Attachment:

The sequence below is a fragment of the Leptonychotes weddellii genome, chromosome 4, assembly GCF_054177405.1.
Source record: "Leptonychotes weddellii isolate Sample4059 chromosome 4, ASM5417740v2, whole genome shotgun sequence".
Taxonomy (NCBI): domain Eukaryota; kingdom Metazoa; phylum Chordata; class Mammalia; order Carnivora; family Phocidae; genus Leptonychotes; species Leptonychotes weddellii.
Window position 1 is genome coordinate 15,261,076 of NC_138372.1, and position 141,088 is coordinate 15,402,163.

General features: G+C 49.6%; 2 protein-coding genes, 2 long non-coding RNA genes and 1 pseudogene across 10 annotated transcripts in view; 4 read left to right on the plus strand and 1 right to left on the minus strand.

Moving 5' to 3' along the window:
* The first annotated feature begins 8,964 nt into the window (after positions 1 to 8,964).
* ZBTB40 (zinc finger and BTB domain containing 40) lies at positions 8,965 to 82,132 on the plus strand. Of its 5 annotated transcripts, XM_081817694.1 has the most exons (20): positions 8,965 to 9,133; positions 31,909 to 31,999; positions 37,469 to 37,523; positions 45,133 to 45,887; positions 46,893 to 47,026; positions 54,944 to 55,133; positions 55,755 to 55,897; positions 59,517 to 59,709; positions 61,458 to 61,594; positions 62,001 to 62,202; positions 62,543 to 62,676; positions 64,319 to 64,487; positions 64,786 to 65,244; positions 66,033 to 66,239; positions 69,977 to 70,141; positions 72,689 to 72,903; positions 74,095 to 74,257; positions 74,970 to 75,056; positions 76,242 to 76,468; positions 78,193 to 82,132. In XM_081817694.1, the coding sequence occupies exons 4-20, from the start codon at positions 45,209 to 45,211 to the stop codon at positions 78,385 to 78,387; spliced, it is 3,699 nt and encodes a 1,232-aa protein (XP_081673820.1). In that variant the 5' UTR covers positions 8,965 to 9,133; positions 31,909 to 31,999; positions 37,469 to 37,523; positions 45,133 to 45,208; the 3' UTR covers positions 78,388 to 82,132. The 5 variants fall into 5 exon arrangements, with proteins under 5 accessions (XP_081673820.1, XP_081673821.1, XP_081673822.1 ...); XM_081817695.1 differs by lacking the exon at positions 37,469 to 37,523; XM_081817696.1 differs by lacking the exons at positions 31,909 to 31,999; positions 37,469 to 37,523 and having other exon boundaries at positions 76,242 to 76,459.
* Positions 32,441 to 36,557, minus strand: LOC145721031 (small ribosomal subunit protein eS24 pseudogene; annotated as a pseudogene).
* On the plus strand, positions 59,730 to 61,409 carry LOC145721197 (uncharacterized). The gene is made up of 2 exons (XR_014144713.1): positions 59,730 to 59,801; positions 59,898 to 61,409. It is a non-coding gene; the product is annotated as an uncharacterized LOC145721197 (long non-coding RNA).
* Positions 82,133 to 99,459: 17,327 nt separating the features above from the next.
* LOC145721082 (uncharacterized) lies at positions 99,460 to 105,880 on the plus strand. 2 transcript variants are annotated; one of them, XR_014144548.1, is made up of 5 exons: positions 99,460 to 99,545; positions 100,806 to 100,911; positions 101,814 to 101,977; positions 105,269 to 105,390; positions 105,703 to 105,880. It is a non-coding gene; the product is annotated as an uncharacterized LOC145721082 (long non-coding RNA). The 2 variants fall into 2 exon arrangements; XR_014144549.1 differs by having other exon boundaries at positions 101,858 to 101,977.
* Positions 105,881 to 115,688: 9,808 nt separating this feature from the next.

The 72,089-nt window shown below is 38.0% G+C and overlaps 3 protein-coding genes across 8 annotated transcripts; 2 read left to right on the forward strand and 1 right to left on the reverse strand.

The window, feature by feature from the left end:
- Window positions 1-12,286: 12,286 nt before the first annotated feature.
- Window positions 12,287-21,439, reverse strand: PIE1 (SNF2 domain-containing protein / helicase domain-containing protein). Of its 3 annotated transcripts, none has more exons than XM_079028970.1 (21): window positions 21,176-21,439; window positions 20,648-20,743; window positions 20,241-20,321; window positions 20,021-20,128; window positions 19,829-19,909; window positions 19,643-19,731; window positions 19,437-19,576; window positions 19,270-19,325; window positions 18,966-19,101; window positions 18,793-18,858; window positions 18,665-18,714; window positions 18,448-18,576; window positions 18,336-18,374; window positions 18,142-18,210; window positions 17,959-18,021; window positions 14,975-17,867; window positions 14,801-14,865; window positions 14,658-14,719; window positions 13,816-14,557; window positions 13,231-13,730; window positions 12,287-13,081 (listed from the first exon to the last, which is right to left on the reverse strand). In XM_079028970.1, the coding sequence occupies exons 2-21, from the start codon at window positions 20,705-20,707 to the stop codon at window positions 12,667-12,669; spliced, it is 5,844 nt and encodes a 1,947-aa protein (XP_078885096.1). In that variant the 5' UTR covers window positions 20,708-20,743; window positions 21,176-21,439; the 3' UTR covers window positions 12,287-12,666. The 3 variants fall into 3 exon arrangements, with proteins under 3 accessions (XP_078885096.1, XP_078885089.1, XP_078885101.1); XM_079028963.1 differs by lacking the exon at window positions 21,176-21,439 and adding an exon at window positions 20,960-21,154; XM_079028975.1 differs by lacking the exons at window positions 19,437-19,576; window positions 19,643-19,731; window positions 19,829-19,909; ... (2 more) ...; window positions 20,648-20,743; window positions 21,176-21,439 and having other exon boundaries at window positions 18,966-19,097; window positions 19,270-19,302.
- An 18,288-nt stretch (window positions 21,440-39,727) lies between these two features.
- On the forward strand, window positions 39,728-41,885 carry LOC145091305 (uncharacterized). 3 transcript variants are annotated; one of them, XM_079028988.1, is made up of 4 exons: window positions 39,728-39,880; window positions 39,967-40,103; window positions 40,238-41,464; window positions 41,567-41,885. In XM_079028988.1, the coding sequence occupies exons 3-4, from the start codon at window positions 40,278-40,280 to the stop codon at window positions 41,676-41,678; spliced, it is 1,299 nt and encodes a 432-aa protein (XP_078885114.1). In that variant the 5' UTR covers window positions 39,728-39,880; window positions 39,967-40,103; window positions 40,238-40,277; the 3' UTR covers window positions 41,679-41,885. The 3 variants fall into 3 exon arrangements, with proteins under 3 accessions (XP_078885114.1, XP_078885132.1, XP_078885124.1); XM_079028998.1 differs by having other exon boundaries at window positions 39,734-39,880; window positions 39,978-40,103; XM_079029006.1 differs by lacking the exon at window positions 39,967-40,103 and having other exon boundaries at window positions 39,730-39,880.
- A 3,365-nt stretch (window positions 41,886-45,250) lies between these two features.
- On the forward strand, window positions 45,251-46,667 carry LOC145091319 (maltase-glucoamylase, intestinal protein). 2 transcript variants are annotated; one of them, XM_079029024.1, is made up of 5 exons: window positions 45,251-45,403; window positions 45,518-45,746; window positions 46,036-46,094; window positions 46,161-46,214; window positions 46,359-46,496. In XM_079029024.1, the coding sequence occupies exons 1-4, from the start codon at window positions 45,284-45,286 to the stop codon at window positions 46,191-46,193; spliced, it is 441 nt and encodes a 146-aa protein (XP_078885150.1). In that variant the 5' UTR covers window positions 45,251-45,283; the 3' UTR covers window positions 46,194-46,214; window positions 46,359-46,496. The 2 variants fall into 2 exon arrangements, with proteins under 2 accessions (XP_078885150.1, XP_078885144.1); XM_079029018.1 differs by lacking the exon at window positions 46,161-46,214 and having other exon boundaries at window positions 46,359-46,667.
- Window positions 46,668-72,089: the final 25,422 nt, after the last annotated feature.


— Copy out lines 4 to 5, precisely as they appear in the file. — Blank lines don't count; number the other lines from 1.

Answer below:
Window position 1 is genome coordinate 15,261,076 of NC_138372.1, and position 141,088 is coordinate 15,402,163.

General features: G+C 49.6%; 2 protein-coding genes, 2 long non-coding RNA genes and 1 pseudogene across 10 annotated transcripts in view; 4 read left to right on the plus strand and 1 right to left on the minus strand.